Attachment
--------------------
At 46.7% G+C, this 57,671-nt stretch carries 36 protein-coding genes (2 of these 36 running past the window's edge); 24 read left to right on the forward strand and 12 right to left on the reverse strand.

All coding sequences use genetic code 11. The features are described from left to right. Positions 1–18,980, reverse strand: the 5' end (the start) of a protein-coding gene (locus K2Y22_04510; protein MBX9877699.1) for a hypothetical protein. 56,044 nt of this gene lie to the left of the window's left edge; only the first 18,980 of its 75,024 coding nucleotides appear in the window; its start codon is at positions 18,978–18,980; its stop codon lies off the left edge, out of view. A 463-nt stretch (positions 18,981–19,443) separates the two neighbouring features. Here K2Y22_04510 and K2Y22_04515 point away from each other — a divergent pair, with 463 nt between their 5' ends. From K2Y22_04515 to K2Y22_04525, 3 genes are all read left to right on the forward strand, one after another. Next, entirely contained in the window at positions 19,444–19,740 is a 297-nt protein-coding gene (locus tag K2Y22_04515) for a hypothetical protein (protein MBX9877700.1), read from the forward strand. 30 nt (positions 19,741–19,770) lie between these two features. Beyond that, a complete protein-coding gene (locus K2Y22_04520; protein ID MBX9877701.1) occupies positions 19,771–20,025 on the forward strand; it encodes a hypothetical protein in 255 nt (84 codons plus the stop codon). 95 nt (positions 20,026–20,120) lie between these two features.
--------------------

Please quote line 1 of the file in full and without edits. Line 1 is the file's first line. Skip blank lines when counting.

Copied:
At 46.7% G+C, this 57,671-nt stretch carries 36 protein-coding genes (2 of these 36 running past the window's edge); 24 read left to right on the forward strand and 12 right to left on the reverse strand.